U.S. Pat. No. 2,565,087 (Porter et al.) discloses the oxidation of cycloaliphatic hydrocarbons in the liquid phase with a gas containing molecular oxygen and in the presence of about 10% water to produce two phases and avoid formation of esters.

U.S. Pat. No. 2,557,282 (Hamblet et al.) discloses production of adipic acid and related aliphatic dibasic acids; more particularly to the production of adipic acid by the direct oxidation of cyclohexane.

U.S. Pat. No. 2,439,513 (Hamblet et al.) discloses the production of adipic acid and related aliphatic dibasic acids and more particularly to the production of adipic acid by the oxidation of cyclohexane.

U.S. Pat. No. 2,223,494 (Loder et al.) discloses the oxidation of cyclic saturated hydrocarbons and more particularly to the production of cyclic alcohols and cyclic ketones by oxidation of cyclic saturated hydrocarbons with an oxygen-containing gas.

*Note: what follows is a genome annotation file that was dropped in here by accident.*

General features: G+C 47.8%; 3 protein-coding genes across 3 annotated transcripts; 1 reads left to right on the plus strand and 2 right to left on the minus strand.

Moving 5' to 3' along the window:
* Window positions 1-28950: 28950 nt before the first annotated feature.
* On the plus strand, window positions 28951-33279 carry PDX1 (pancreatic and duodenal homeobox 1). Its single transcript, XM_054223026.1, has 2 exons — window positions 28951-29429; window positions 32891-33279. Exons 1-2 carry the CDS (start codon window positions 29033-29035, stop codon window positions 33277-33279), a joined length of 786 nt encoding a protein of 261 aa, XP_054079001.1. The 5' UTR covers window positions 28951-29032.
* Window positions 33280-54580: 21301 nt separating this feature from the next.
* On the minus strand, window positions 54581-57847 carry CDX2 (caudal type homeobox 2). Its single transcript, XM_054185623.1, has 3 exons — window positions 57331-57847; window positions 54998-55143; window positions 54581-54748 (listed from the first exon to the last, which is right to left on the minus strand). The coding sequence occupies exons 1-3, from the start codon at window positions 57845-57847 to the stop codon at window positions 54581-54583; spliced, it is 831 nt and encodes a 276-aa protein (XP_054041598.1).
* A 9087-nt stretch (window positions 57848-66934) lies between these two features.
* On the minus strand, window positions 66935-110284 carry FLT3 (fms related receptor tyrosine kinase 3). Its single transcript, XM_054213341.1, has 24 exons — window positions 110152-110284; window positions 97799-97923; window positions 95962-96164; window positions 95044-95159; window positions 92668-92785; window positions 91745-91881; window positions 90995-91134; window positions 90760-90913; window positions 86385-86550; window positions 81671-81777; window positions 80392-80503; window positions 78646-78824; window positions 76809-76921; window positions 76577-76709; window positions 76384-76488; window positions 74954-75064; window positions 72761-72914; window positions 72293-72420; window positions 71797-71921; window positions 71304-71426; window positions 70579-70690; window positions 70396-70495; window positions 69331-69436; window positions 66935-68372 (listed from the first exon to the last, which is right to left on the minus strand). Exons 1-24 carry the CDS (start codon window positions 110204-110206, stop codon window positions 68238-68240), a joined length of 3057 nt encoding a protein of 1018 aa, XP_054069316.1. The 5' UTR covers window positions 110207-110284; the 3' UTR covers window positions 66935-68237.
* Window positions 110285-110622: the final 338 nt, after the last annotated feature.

U.S. Pat. No. 2,223,493 (Loder et al.) discloses the production of aliphatic dibasic acids and more particularly to the production of aliphatic dibasic acids by oxidation of cyclic saturated hydrocarbons with an oxygen-containing gas.

German Patent DE 44 26 132 A 1 (Kysela et al.) discloses a method for dehydration of process acetic acid from the liquid-phase oxidation of cyclohexane with air, in the presence of cobalt salt as a catalyst after separation of the adipic acid by filtration and the cyclohexane phase by phase separation, while simultaneously avoiding cobalt salt precipitates in the dehydration column, characterized in that the acetic acid phase to be returned to the beginning of the process is subjected to azeotropic distillation by the use of added cyclohexane, under distillative removal of the water down to a residual content of less than about 0.3 to 0.7 wt %.